Most authors tend to put themselves or people they know into the characters they write. While this can make characters realistic, it also limits the kinds of characters they can include in stories to the kinds of people the author has had interactions with. I was confronted by the realization tonight that I have not been around very many high-school students in recent years – and especially not high-school boys.
Yes. I talked with one tonight. It was an interesting experience, and one that I will try to remember for my writing. I want to start off by stating the caveat that I will not try to extrapolate behavior or thinking processes to all high-schoolers, to all boys, or even to all high-school boys based from one case study. But it does give me an existence proof that some high-school boys do not behave in the reasoned, fact-based manner than I have come to expect from my academic colleagues or the students in my classes. In academia, however loopy one’s ideas may be, people are generally bright enough to not make blatantly false assertions, illogical arguments, or over-generalizations lest they be called on it and taken down a peg (or four). The same apparently doesn’t hold true for all members of the population. I’ve known that in the abstract. It’s a very different experience to see it in person.
Exaggeration itself is not a trait that many of my characters use in my writing, but it does occur. Many people, even rational ones, exaggerate when they get emotional. “Everybody hates me!” a character might wail. Or, “If I don’t pass this class, I’m literally going to die!” (Hopefully, said character is actually exaggerating in this case, or else the story might become a detective murder mystery.)
With this type of emotional exaggeration excepted, I’ve noticed that my own academic training and companionship tends to lead to a characteristic of my characters to speak accurately, carefully, and precisely in my writing. They tend not to speak on subjects about which they have no knowledge, or at least not authoritatively. They tend not to state “facts” as truth when those facts are exaggerations or are simply wrong – at least not to a global, sweeping extent. For instance, while a petulant character of mine might say, “I hate the girls in my class. They’re stupid and all they talk about is clothes,” (a statement which is likely an exaggeration, but may have some basis in fact), I would not write a character who would say matter-of-factly, “Girls are stupid. All they ever do is talk about clothes.” Or, “Of course fraternities don’t actually do things that are illegal during their hazing. If they did, they’d all get caught and stopped.” Similarly, while I might write a character who would say that they were sure that Candidate Y would win an election (and be able to back up their statement with poll results, historic trends, and logical reasoning), I wouldn’t have thought to have a character be “sure” that Candidate Y would win because all of their friends liked him and were going to vote for him.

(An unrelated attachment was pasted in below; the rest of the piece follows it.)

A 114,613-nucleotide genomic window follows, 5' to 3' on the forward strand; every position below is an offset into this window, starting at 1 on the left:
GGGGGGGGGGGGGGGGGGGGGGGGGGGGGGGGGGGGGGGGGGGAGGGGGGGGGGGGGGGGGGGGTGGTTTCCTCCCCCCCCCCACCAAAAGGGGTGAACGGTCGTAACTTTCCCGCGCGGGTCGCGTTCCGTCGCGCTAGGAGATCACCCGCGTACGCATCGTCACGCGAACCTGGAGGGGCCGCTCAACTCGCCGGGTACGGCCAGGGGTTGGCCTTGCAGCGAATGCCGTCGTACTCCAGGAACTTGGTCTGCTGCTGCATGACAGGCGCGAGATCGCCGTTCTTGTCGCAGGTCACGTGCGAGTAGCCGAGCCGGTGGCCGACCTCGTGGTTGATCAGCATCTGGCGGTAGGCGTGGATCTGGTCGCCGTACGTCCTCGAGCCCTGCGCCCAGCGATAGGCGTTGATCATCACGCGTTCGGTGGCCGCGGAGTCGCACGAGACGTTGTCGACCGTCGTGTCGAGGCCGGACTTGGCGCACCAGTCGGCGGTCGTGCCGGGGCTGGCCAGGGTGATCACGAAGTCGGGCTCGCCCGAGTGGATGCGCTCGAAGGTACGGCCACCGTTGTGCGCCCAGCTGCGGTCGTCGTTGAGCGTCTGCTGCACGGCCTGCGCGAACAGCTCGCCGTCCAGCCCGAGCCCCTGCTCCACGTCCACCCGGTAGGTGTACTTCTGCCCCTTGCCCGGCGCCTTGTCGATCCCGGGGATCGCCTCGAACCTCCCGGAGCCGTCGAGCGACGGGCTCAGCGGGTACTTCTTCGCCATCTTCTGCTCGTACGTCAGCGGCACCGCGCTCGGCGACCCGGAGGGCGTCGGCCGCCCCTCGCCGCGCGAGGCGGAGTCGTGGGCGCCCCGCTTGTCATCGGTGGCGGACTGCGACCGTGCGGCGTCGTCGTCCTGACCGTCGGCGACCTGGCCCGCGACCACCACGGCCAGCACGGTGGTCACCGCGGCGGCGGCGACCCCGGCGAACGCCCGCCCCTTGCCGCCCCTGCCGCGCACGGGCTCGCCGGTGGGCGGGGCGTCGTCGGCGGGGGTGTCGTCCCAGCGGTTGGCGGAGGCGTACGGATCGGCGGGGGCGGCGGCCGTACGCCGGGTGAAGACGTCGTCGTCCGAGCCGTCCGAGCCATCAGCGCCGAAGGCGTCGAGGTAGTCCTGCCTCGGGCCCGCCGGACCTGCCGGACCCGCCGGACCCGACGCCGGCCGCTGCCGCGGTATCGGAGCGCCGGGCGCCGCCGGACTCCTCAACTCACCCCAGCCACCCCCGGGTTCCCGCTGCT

While I would have expected that no intelligent person would actually make this sort of blatantly inaccurate statement or faulty argument – at least not make it and expect to maintain any sort of intellectual esteem with a listener – it seems that my view of the world was more limited than I had realized. In some ways, this is a good discovery. In the future, I will be able to make more use of a type of character and a way of speaking and thinking (judgmental and assertive in arrogant ignorance) that I would have been otherwise. Hopefully, this will give me greater breadth in the types of situations I can write and the realism of the worlds I can create.
I should note that I do not hold anything against the boy with whom I spoke. He is bright, and it is likely that with some years and maturation that he will realize that many of his views are…well…wrong. But until that point, I will chuckle and remember that not all high-school boys behave like college professors – and hope that I don’t annoy my readers too much when my characters suddenly have to deal with immature, arrogant people who assert things as fact that “just ain’t so.”